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What is inventory accounting and why is it important?

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Last editedMay 20222 min read

Inventory accounting, or inventory management, plays an important role in business operations. In fact, it can make a significant difference both to business compliance and profits.

In this post we’ll define inventory accounting, explain how it works and discuss some of the main advantages of effective inventory management.

What is inventory accounting?

Inventory accounting is the sector of accounting that handles valuing and recording changes in inventory. Inventory usually includes goods in various stages of production, from raw goods to finalized goods ready for the shelves.

Inventory accounting will allocate a value to items at each process stage and then document them as company assets. Assets can have a big impact on the future value of a business, so noting asset values accurately is crucial.

However, this is easier said than done as the designated value of inventory items can change in value over time. This happens due to depreciation, damage to goods, market changes, increases/decreases to demand, changing trends etc. A good inventory accounting system will be able to account for these changes and adjust company asset values and the relevant costs involved in the inventory accordingly.

How inventory accounting works

In the U.S., public companies must follow GAAP. This acronym stands for “generally accepted accounting principles”, which is a set of principles laid out by the Financial Accounting Standards Board (FASB).

GAAP requires businesses to record inventory accurately and enforces a rigorous set of standards in order to achieve this. It prohibits businesses from both understating and overstating the value of their inventory, since doing so can lead to a company having an inflated valuation. Understating the value of inventory can make it seem as if profits are higher than they actually are (as profit is revenue minus costs, and inventory contributes to costs), meaning that a company could end up with a falsely high valuation. In a similar vein, inventory is an asset, and as a result, overstating the value of inventory can give the impression that a company has greater assets than it really does.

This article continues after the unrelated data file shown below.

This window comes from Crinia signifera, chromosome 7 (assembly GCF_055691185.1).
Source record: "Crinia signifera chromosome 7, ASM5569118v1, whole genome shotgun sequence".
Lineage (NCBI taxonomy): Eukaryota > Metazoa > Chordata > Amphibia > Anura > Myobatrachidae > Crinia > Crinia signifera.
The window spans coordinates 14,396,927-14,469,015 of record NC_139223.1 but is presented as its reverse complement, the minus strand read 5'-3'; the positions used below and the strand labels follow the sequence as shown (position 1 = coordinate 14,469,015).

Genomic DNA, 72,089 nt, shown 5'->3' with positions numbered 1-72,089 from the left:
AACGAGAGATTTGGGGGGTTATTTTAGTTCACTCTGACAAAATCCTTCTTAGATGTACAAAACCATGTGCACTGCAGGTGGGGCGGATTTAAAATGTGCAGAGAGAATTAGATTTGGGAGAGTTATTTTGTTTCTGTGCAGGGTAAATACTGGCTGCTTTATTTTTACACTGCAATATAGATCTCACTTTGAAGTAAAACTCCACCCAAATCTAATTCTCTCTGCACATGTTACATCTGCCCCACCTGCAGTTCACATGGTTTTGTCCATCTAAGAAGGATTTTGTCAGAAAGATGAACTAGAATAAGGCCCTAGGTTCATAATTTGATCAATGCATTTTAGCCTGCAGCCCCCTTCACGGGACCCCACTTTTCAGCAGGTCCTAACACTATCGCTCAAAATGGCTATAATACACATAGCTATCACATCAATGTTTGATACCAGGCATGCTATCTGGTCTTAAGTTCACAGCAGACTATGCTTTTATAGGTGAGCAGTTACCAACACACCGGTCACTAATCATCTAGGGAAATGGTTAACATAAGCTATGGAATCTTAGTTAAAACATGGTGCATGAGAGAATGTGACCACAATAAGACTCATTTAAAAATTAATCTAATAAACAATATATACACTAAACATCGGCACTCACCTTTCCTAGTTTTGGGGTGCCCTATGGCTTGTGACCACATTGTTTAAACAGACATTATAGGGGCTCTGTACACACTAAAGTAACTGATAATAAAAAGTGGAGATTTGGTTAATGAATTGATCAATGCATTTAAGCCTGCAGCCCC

Say, for instance, a company produces and sells an item that is steadily losing value but the inventory accounting doesn’t accurately record this value decrease, this can result in an inflated company valuation.

Advantages of inventory accounting

  • Provides a precise representation of the finances of a business

  • Makes it easier for business to see opportunities to grow profit margins

The principal advantage to inventory accounting is that it leads to a more precise and authoritative representation of a business’s financial picture. However, there are some additional perks to accurately noting item value through production. Specifically, inventory accounting means businesses can better gauge where they are able to increase profit margins.

This can be seen most clearly in businesses that manufacture products which require a great deal of time and expense during production. Such items include pharmaceuticals, technology and machinery. Through assessing the value of products while in certain production stages — e.g. during the clinical trial stage — a business can then alter the variables at that stage in order to keep the product value stable, while still increasing their profit margins. This would involve essentially decreasing expenses. 

Inventory accounting: summary

On the whole, inventory accounting assesses the precise value of assets at different stages of their manufacturing and production. It helps to guarantee an accurate representation of the value of all assets, which is reflected in the value of the company. Close assessment of the values ascertained in inventory accounting can help businesses to increase profit margins.

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